Healthy Brain
Brain & Mental Health

4 Steps to Keep Your Brain Healthy While Aging

Most people become increasingly focused on health as they age. The body changes as we get older and that feeling of agility, vibrancy, and invincibility we felt in our 25-year-old selves starts to wane. It’s no secret that maintaining a healthy weight, doing some exercise, eating well and generally remaining active helps us stay healthy for longer, however, a lot of people are unsure how to keep their brain healthy and strong.

The brain is like any other part of the body, it needs to be used and stimulated in order to keep functioning optimally. And like every other part of the body, as you age you will find yourself in a constant battle trying to maintain and improve your body, and despite your best efforts, muscles begin to weaken and shrink, wrinkles begin to show, and hair begins to gray.

According to research conducted by Simon Fraser University in Canada, brain health starts to decline at age 24. The study published in PLOS One journal found that cognitive performance and speed start declining at a rate of 15% for every 15 years after age 24. This may all seem a bit bleak, however, this isn’t to say beyond 24 you should roll over and allow your brain to decay. By understanding the science behind brain health, you can take proactive steps to keep your brain fit as you get older, taking control of your aging.

Let us take a look at some simple ways that can help boost brain function and performance:

1. Physical Exercise

At this point, you might be thinking “what doesn’t exercise cure?” – it seems to pop up in anything to do with health. While this may be true, the science backs it up. Exercise improves your cardiovascular health by lowering blood pressure and aiding more efficient transport of oxygen to the body’s cells. Exercising regularly helps bring oxygen-rich blood to the brain.

Exercise has also been shown to spur the growth of new nerve cells and protect existing neurons. The other benefits of exercise also come into play here, for example, the reduction of stress, the lowering of cholesterol and blood sugar levels, and the many other positive changes in the body that result from regular exercise all lead to a healthier brain.

2. Mental Stimulation

Most people know that having a lack of stimulation is very bad for the brain. An example of this is in solitary confinement situations where people are kept without any mental or physical stimulation and often suffer irreparable damage as a result. However, a lot of people don’t realize that they should be actively stimulating their brain beyond the ordinary stimulation they get from everyday activities.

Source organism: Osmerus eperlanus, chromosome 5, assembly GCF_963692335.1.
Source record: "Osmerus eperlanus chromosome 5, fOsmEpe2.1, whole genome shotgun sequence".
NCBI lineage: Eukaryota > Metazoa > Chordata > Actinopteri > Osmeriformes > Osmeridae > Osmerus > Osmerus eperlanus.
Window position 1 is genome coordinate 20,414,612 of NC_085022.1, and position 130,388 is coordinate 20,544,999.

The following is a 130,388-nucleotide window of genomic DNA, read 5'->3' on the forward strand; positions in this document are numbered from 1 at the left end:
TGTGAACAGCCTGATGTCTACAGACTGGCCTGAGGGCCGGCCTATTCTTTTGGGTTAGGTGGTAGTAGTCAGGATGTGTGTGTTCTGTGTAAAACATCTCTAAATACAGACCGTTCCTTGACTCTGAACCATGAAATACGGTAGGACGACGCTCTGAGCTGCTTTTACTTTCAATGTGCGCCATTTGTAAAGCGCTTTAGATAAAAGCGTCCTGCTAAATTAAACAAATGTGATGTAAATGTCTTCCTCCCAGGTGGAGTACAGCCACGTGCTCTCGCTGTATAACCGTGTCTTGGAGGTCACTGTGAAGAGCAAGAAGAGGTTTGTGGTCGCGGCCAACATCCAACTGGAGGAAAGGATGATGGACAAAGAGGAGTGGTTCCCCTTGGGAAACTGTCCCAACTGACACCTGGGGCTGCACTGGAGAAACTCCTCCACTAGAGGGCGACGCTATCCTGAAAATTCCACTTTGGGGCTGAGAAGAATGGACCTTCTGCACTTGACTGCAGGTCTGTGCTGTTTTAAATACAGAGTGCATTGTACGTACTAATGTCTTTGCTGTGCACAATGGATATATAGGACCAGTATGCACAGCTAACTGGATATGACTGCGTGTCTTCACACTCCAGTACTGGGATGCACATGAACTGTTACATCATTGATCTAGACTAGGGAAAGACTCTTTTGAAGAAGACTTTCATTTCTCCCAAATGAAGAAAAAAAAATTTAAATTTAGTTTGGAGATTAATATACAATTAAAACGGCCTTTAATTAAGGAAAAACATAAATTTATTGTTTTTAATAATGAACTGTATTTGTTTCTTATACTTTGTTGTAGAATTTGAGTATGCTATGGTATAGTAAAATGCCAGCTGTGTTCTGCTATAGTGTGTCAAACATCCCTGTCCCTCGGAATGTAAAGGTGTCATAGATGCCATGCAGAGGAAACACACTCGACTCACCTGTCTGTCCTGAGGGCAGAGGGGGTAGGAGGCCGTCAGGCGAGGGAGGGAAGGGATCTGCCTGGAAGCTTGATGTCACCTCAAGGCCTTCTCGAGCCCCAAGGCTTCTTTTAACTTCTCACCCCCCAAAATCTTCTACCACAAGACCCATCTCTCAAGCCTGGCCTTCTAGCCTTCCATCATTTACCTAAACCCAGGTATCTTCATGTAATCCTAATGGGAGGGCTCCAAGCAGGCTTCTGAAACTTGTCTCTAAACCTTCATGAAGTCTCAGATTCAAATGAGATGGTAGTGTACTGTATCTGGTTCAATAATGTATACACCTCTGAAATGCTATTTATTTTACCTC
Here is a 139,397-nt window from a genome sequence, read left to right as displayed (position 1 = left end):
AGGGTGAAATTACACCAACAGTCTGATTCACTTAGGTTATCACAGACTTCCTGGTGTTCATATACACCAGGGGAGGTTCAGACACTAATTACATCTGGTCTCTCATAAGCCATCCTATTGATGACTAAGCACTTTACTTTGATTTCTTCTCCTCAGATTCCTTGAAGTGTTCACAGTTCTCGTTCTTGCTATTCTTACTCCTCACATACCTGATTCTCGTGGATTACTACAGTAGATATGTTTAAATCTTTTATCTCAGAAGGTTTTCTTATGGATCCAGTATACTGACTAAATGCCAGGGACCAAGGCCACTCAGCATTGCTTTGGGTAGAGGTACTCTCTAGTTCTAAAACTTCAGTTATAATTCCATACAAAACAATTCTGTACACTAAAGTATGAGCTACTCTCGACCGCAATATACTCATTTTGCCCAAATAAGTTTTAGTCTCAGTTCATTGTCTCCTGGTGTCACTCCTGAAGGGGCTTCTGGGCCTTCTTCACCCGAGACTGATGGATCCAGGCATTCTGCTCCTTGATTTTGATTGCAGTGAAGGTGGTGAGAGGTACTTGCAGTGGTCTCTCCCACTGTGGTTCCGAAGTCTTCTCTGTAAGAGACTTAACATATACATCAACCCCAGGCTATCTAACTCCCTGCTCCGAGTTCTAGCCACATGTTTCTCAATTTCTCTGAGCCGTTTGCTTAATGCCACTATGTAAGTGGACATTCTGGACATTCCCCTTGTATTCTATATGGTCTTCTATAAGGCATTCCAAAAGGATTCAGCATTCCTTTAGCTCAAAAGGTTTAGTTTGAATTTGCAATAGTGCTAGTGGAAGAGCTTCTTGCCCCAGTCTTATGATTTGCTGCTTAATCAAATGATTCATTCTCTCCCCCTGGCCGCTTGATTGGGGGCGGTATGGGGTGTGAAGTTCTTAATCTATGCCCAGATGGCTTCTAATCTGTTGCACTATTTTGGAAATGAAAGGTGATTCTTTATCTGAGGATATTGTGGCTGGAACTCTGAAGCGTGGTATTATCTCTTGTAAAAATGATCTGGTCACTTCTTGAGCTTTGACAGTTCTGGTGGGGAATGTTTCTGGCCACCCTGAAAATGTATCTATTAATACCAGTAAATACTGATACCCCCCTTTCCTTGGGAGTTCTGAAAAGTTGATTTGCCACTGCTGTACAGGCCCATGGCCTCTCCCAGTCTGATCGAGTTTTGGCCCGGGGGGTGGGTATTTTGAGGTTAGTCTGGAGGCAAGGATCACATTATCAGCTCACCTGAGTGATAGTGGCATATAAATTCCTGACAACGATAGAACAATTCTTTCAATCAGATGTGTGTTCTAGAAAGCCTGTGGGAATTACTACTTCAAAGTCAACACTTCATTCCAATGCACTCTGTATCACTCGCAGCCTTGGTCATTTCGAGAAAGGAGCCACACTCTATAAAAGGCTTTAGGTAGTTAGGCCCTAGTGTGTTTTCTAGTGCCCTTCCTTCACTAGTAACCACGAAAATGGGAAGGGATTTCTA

Activities like solving puzzles, mental maths, reading and activities that involve dexterity as well as mental input such as sketching and painting help keep your mind sharp. They do this by encouraging new connections between nerve cells in the brain, thus improving brain plasticity.

3. Diet and Nutrition

Research shows that following a Mediterranean style diet can reduce the risk of cognitive impairment conditions such as Alzheimer’s disease. When it comes to dementia and Alzheimer’s, there is still some learning to be done in the scientific community as it is still not clear exactly what causes the disease and how it operates, however, plenty of research is being conducted in the field, and a link has been found between diet and neurodegenerative diseases.

The Mediterranean diet consists primarily of plant-based foods, whole grains, and lean meats such as fish and poultry. There is also a lack of processed sugars and meats in the diet as well as a lack of red meat. This is a quick reference list of foods to eat and ones to avoid.

4. Avoiding Tobacco and Drinking Alcohol in Moderation

Smoking tobacco is a risky behavior and the risk becomes greater as we age. Smoking has been linked to high blood pressure and reduced efficiency of the heart. Smokers are also at higher risk of brain bleeds, damage and shrinkage as they get older.

Similarly, excessive drinking is a factor in developing dementia, as well as damaging brain cells. Most people have their vices and alcohol is a popular vice in the western world. Cutting alcohol altogether may sound unrealistic for some people, however, reducing alcohol intake could have significant benefits for your brain and overall health. The threshold for safe consumption of alcohol varies from country to country and from person to person, so check with your doctor as to what would be a reasonable amount to consume whilst still maintaining good mental health and function.

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